They didn't actually use the term, "drain the swamp," but their stated goals were very similar to the current crop of reactionaries.

    Certainly the founding fathers would have had no objection to better schools (although I'm pretty sure they would have found Betsy De Vos, with her rejection of empirical data, objectionable) but they definitely would have rejected any effort to make a particular religion and would have realized that the "clean politics" claim was just a way of attacking incumbents, and the Klan didn't actually care about corruption if it made them and their allies more powerful.
    Far from wanting to preserve the ethnic identity and culture they had, they wanted to mix in more foreigners. But then, they were men of the Enlightenment. They believed reason and ideas were more important than ethnic identity.

    Reactionaries like to think that American democracy is at a crisis not just because of immigrants and multiculturalism, but also because "the administrative state," and liberal elites -- scientists, journalists, academics, as well as career government employees, has in some way hijacked government.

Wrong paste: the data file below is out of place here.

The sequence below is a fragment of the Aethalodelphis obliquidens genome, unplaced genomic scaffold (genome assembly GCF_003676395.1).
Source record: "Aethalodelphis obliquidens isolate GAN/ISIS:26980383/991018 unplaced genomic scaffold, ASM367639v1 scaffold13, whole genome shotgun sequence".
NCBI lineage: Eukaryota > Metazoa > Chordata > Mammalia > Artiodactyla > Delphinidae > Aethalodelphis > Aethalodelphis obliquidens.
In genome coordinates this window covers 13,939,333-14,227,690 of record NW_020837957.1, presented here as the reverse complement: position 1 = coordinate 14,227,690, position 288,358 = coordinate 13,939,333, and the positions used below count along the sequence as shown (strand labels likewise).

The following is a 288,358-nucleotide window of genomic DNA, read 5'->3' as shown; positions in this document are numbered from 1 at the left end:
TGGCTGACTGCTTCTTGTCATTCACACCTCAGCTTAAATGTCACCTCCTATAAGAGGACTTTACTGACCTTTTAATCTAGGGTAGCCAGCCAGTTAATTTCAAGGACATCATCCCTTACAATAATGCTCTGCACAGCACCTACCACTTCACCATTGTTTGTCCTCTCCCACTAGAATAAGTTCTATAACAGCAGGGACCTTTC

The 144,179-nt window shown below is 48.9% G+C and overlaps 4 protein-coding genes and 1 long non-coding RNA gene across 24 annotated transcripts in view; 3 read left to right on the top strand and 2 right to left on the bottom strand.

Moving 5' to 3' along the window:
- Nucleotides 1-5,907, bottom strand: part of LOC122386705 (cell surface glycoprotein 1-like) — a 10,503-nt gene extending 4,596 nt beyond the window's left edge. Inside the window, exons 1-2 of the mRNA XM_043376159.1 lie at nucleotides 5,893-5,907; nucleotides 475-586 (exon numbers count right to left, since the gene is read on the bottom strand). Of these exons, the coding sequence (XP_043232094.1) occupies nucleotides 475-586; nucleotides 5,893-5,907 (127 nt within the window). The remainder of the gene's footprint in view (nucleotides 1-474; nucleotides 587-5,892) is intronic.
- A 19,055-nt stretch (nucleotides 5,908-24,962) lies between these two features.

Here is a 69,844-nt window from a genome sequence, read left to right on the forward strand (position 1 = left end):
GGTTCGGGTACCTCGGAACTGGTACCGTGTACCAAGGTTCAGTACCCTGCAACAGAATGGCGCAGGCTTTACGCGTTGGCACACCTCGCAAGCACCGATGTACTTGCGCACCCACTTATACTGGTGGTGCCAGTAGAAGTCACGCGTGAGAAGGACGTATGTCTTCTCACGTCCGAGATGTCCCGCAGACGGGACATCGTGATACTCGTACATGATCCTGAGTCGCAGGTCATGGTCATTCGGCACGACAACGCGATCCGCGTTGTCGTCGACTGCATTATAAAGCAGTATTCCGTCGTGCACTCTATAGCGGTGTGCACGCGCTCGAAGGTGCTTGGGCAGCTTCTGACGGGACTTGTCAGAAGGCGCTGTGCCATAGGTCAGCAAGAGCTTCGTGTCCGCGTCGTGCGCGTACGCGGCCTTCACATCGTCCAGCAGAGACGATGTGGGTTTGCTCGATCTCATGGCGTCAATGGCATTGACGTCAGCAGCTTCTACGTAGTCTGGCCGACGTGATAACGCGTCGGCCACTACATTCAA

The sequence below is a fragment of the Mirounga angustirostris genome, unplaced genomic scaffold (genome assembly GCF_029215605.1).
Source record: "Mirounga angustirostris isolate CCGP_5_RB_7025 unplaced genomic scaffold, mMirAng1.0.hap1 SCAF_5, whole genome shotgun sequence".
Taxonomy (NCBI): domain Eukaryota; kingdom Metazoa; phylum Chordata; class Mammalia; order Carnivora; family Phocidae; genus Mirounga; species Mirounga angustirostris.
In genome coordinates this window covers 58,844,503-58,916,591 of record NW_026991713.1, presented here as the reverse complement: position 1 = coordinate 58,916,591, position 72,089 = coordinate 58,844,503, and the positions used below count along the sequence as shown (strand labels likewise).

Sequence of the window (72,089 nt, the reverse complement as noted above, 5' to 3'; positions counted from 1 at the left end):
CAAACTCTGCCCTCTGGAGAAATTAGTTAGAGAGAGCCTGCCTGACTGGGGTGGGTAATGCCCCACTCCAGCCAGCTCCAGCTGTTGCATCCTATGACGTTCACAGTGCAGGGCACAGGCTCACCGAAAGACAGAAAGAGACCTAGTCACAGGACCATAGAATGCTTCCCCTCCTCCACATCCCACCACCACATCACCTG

And here is where the apocalyptic vision comes in.

    In Sullivan's piece, Kesler describes why he backed Trump.

    It was an act of desperation, he explained. In classic reactionary fashion, he believes that we are living through a crisis of American democracy. The Claremont consensus (to put a name on this strain of thought) holds that beneath the veneer of constitutional democracy, we are actually governed by a soft despotism of permanent experts, bureaucrats, pundits, and academics who ignore the majority of the American people. This elite has encouraged a divisive social transformation of the country, has led us into disastrous wars, and has created a deepening economic crisis for the middle class. Anyone -- anyone -- who could challenge this elite's power was therefore a godsend.

    Now, it's true that we have elites in this country. They are no longer rich planters who own slaves, more often they are people with advanced degrees in understanding the problems we face. The British became comfortable with this group of people, and called them Mandarins -- the career people who served under elected officials of all parties.